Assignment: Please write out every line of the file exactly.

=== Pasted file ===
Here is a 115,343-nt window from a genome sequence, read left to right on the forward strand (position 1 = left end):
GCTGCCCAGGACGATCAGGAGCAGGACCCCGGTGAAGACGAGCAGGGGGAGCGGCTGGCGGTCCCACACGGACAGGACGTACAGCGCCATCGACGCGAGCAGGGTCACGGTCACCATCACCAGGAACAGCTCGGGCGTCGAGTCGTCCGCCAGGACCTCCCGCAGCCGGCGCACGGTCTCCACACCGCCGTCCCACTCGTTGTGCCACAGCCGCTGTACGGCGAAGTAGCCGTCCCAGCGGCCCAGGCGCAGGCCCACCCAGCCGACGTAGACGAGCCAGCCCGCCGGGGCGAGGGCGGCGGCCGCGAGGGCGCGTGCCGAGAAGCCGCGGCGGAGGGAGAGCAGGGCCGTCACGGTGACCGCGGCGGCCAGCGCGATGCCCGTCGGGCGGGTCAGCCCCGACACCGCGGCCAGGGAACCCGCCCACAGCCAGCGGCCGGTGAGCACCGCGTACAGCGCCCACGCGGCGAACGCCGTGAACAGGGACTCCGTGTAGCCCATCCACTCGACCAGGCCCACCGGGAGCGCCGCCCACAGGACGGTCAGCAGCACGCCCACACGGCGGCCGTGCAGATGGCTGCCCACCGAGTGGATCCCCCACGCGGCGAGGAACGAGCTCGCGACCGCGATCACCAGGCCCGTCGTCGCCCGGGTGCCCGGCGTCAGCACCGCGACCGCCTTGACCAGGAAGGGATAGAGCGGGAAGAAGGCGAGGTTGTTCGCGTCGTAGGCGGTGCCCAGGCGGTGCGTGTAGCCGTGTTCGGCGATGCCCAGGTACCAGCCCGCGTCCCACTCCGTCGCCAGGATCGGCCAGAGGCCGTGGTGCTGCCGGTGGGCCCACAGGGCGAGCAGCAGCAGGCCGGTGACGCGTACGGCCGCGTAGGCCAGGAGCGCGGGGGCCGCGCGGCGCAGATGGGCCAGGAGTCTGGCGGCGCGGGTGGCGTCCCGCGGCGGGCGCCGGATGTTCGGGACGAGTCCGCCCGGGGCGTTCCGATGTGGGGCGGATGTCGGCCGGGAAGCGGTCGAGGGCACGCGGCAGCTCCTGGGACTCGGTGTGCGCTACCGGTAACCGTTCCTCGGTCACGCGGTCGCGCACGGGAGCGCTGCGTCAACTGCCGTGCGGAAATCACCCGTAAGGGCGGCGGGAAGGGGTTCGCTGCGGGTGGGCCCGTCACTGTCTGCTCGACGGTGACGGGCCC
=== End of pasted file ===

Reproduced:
Here is a 115,343-nt window from a genome sequence, read left to right on the forward strand (position 1 = left end):
GCTGCCCAGGACGATCAGGAGCAGGACCCCGGTGAAGACGAGCAGGGGGAGCGGCTGGCGGTCCCACACGGACAGGACGTACAGCGCCATCGACGCGAGCAGGGTCACGGTCACCATCACCAGGAACAGCTCGGGCGTCGAGTCGTCCGCCAGGACCTCCCGCAGCCGGCGCACGGTCTCCACACCGCCGTCCCACTCGTTGTGCCACAGCCGCTGTACGGCGAAGTAGCCGTCCCAGCGGCCCAGGCGCAGGCCCACCCAGCCGACGTAGACGAGCCAGCCCGCCGGGGCGAGGGCGGCGGCCGCGAGGGCGCGTGCCGAGAAGCCGCGGCGGAGGGAGAGCAGGGCCGTCACGGTGACCGCGGCGGCCAGCGCGATGCCCGTCGGGCGGGTCAGCCCCGACACCGCGGCCAGGGAACCCGCCCACAGCCAGCGGCCGGTGAGCACCGCGTACAGCGCCCACGCGGCGAACGCCGTGAACAGGGACTCCGTGTAGCCCATCCACTCGACCAGGCCCACCGGGAGCGCCGCCCACAGGACGGTCAGCAGCACGCCCACACGGCGGCCGTGCAGATGGCTGCCCACCGAGTGGATCCCCCACGCGGCGAGGAACGAGCTCGCGACCGCGATCACCAGGCCCGTCGTCGCCCGGGTGCCCGGCGTCAGCACCGCGACCGCCTTGACCAGGAAGGGATAGAGCGGGAAGAAGGCGAGGTTGTTCGCGTCGTAGGCGGTGCCCAGGCGGTGCGTGTAGCCGTGTTCGGCGATGCCCAGGTACCAGCCCGCGTCCCACTCCGTCGCCAGGATCGGCCAGAGGCCGTGGTGCTGCCGGTGGGCCCACAGGGCGAGCAGCAGCAGGCCGGTGACGCGTACGGCCGCGTAGGCCAGGAGCGCGGGGGCCGCGCGGCGCAGATGGGCCAGGAGTCTGGCGGCGCGGGTGGCGTCCCGCGGCGGGCGCCGGATGTTCGGGACGAGTCCGCCCGGGGCGTTCCGATGTGGGGCGGATGTCGGCCGGGAAGCGGTCGAGGGCACGCGGCAGCTCCTGGGACTCGGTGTGCGCTACCGGTAACCGTTCCTCGGTCACGCGGTCGCGCACGGGAGCGCTGCGTCAACTGCCGTGCGGAAATCACCCGTAAGGGCGGCGGGAAGGGGTTCGCTGCGGGTGGGCCCGTCACTGTCTGCTCGACGGTGACGGGCCC